[The following post is contributed by Vinod Kothari and Nidhi Bothra of Vinod Kothari & Co. The authors can be reached at firstname.lastname@example.org and email@example.com respectively]
The Enforcement of Security Interest and Recovery of Debt Laws and Miscellaneous Provisions (Amendment) Act, 2016 (Amendment Act) has introduced several amendments to the Securitisation and Reconstruction of Financial Assets and Enforcement of Security Interest Act, 2002 (SARFAESI Act), Recovery of Debts due to Banks and Financial Institutions Act, 1993 (RDDBFI Act) and other incidental laws. The amendments were introduced in an attempt to change the credit landscape and to augment ease of doing business. The objective was also to facilitate faster disposal of recovery applications which was the very intent with which the statutes were introduced in the first place.
The amendments introduced the Act focus on
(i) registration of creation, modification and satisfaction of security interest by all secured creditors and provision for integration of registration systems under different laws relating to property rights with the Central Registry so as to create Central database of security interest on property rights; (ii) conferment of powers upon the Reserve Bank of India to regulate asset reconstruction companies in a changing business environment; (iii) exemption from stamp duty on assignment of loans by banks and financial institutions in favour of asset reconstruction companies; (iv) enabling non-institutional investors to invest in security receipts; (v) debenture trustees as secured creditors; (vi) specific timeline for taking possession of secured assets; and (vii) priority to secured creditors in repayment of debts.
The definition of secured creditors under section 2(1)(zd) in the SARFAESI Act was substituted to read as follows:
'(zd) "secured creditor” means—
(i) any bank or financial institution or any consortium or group of banks or financial institutions holding any right, title or interest upon any tangible asset or intangible asset as specified in clause (l);
(ii) debenture trustee appointed by any bank or financial institution; or
(iii) an asset reconstruction company whether acting as such or managing a trust set up by such asset reconstruction company for the securitisation or reconstruction, as the case may be; or
(iv) debenture trustee registered with the Board appointed by any company for secured debt securities; or
(v) any other trustee holding securities on behalf of a bank or financial institution,
in whose favour security interest is created by any borrower for due repayment of any financial assistance.';
By virtue of the debenture trustee being included in the definition of secured creditors, the debenture trustee can take enforcement action under section 13 of the SARFAESI Act. To consider the provisions, section 13 (2) states:
(2) Where any borrower, who is under a liability to a secured creditor under a security agreement, makes any default in repayment of secured debt or any instalment thereof, and his account in respect of such debt is classified by the secured creditor as non-performing asset, then, the secured creditor may require the borrower by notice in writing to discharge in full his liabilities to the secured creditor within sixty days from the date of notice failing which the secured creditor shall be entitled to exercise all or any of the rights under subsection (4).
The Amendment Act introduces a proviso to section 13(2) in line with the amendment of the definition of secured creditors and is as follows:
(i) the requirement of classification of secured debt as non-performing asset under this sub-section shall not apply to a borrower who has raised funds through issue of debt securities; and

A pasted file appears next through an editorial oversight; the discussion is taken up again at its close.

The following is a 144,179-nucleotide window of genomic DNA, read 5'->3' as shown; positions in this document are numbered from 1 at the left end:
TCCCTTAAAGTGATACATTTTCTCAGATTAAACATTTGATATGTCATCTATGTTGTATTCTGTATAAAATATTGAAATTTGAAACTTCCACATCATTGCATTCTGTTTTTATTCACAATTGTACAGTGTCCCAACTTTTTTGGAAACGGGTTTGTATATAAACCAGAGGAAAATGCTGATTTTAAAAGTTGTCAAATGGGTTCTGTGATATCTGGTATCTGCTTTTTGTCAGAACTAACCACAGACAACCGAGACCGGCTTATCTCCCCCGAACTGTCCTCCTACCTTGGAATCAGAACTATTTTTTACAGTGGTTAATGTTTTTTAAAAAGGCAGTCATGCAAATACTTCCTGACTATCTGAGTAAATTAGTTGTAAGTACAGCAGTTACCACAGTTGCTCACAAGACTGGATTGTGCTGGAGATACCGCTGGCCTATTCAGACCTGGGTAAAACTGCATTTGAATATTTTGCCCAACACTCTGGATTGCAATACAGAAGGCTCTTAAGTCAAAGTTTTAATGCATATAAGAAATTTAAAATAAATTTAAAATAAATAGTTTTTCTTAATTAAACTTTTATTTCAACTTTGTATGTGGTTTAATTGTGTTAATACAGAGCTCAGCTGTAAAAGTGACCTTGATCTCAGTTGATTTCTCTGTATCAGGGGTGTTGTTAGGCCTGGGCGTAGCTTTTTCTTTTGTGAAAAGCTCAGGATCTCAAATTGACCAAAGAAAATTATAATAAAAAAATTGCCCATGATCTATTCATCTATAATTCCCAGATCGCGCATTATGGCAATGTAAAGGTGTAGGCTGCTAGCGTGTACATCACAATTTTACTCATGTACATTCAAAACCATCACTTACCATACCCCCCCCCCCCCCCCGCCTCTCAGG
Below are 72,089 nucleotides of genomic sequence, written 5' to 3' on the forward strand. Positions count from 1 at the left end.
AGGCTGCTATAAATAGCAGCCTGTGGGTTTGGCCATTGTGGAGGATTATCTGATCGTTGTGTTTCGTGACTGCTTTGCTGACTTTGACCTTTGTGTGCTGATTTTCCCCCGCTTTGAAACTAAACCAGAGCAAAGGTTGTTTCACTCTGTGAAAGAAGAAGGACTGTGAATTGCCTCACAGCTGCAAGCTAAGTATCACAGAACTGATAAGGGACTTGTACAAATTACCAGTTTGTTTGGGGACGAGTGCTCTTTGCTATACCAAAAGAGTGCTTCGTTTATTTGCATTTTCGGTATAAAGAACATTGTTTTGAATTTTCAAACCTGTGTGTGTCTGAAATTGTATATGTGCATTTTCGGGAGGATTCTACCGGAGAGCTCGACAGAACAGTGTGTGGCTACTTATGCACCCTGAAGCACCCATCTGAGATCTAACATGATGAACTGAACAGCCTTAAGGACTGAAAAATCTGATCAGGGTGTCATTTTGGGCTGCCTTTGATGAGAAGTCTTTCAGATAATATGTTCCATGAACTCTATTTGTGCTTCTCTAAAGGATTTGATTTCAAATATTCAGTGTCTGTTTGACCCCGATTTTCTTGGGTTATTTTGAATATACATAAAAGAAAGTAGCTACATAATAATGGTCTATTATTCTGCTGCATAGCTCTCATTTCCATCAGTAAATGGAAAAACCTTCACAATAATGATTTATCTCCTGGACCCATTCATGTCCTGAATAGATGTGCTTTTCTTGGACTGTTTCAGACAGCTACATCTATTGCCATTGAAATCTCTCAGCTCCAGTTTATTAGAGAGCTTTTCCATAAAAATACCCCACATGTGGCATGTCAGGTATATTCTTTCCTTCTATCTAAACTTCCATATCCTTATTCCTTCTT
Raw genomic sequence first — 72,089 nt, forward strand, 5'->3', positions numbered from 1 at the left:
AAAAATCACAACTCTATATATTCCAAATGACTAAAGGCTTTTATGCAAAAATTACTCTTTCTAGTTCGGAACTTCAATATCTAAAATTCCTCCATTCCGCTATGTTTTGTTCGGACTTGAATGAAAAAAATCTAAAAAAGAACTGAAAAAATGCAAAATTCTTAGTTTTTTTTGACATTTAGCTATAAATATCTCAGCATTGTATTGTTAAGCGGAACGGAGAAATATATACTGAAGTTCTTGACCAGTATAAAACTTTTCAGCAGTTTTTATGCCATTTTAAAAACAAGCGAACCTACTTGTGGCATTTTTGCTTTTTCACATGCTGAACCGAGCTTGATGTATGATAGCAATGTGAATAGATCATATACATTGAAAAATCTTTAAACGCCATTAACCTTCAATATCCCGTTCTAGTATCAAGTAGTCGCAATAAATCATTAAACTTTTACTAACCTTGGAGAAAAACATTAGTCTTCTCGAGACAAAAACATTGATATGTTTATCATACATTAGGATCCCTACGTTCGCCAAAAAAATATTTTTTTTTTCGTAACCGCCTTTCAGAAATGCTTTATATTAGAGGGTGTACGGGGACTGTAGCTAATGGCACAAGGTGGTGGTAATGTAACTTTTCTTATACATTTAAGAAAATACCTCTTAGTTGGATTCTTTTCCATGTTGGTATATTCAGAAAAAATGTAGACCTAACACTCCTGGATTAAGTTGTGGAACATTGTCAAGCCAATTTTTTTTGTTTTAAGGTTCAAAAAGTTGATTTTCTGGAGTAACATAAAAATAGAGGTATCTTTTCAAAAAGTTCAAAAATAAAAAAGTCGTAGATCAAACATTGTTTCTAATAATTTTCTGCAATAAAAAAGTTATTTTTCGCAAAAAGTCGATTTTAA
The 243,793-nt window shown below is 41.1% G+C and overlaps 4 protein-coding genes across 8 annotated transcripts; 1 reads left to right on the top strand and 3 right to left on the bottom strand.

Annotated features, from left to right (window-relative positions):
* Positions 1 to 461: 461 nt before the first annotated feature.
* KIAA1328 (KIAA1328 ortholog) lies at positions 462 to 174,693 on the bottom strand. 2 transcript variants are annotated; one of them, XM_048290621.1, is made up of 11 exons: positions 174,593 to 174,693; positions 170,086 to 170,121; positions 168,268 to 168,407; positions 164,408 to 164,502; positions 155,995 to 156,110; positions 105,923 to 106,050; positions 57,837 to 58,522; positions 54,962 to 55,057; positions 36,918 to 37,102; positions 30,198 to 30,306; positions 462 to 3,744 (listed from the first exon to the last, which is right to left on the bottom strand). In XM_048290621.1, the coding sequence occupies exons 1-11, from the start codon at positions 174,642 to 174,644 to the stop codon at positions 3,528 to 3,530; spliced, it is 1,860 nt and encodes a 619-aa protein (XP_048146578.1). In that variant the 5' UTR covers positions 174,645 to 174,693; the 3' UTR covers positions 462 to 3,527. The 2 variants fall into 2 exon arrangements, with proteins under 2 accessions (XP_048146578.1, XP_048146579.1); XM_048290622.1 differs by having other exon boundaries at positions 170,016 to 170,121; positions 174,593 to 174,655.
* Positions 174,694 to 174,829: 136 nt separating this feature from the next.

(ii) in the event of default, the debenture trustee shall be entitled to enforce security interest in the same manner as provided under this section with such modifications as may be necessary and in accordance with the terms and conditions of security documents executed in favour of the debenture trustee;";
In essence, in case of debt securities, the requirement of the secured debt classifying as non-performing asset (NPA) shall not prevail and also that section 13(2) will be read with appropriate modifications in case the secured creditor is the debenture trustee. The debenture trustee can take action as provided under the security documents.
Further, the debenture trustee being a secured creditor can also take enforcement action once there is a default in repayment, where the debt is qualified as non-performing in nature.
The Amendment Act also substitutes the definition of default to read as follows:
(j) "default" means—
(i) non-payment of any debt or any other amount payable by the borrower to any secured creditor consequent upon which the account of such borrower is classified as non-performing asset in the books of account of the secured creditor; or
(ii) non-payment of any debt or any other amount payable by the borrower with respect to debt securities after notice of ninety days demanding payment of dues served upon such borrower by the debenture trustee or any other authority in whose favour security interest is created for the benefit of holders of such debt securities;
We now discuss the impact of the amendments with regard in case of debt securities.
Enforcement of security interests in case of debt securities
The significant points to be noted as regards enforcement of security interests in case of debt securities are as follows:
- Since the definition of “secured creditor”, as amended, includes a trustee for debt securities, the enforcement will be carried out by the trustee. In case of secured debentures, the trustee is the holder of security interests, which he holds in trust for the debenture holders.
- The debentures issued or invested in are not on the books of the trustee at all. Therefore, the question of such debentures or debt securities being an NPA in the books of the trustee does not arise. It is in this light that the proviso below sub-section (2) provides that the classification as an NPA in the books of the secured creditor will not be applicable.